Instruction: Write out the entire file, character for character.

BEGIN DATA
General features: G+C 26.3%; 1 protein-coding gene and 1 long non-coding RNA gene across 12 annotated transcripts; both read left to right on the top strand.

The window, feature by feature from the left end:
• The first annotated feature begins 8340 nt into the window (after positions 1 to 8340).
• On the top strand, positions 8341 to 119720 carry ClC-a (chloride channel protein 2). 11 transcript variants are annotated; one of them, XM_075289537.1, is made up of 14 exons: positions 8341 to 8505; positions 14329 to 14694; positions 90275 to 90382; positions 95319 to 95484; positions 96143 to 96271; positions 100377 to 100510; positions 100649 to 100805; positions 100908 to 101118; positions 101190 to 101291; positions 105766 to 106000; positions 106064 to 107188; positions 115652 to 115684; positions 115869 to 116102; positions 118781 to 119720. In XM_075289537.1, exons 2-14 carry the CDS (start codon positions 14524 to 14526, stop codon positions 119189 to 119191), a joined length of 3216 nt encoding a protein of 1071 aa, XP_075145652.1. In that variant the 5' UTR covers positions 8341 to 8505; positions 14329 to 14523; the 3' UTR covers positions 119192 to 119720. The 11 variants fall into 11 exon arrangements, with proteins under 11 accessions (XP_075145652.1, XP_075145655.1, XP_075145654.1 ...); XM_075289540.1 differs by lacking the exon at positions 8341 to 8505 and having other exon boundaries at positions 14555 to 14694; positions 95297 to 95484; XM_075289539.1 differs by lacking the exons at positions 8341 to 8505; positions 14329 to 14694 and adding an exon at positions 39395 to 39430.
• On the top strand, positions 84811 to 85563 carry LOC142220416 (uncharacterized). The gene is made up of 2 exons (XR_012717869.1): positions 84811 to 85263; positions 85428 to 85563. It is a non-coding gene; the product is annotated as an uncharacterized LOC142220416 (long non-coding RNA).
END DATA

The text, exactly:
General features: G+C 26.3%; 1 protein-coding gene and 1 long non-coding RNA gene across 12 annotated transcripts; both read left to right on the top strand.

The window, feature by feature from the left end:
• The first annotated feature begins 8340 nt into the window (after positions 1 to 8340).
• On the top strand, positions 8341 to 119720 carry ClC-a (chloride channel protein 2). 11 transcript variants are annotated; one of them, XM_075289537.1, is made up of 14 exons: positions 8341 to 8505; positions 14329 to 14694; positions 90275 to 90382; positions 95319 to 95484; positions 96143 to 96271; positions 100377 to 100510; positions 100649 to 100805; positions 100908 to 101118; positions 101190 to 101291; positions 105766 to 106000; positions 106064 to 107188; positions 115652 to 115684; positions 115869 to 116102; positions 118781 to 119720. In XM_075289537.1, exons 2-14 carry the CDS (start codon positions 14524 to 14526, stop codon positions 119189 to 119191), a joined length of 3216 nt encoding a protein of 1071 aa, XP_075145652.1. In that variant the 5' UTR covers positions 8341 to 8505; positions 14329 to 14523; the 3' UTR covers positions 119192 to 119720. The 11 variants fall into 11 exon arrangements, with proteins under 11 accessions (XP_075145652.1, XP_075145655.1, XP_075145654.1 ...); XM_075289540.1 differs by lacking the exon at positions 8341 to 8505 and having other exon boundaries at positions 14555 to 14694; positions 95297 to 95484; XM_075289539.1 differs by lacking the exons at positions 8341 to 8505; positions 14329 to 14694 and adding an exon at positions 39395 to 39430.
• On the top strand, positions 84811 to 85563 carry LOC142220416 (uncharacterized). The gene is made up of 2 exons (XR_012717869.1): positions 84811 to 85263; positions 85428 to 85563. It is a non-coding gene; the product is annotated as an uncharacterized LOC142220416 (long non-coding RNA).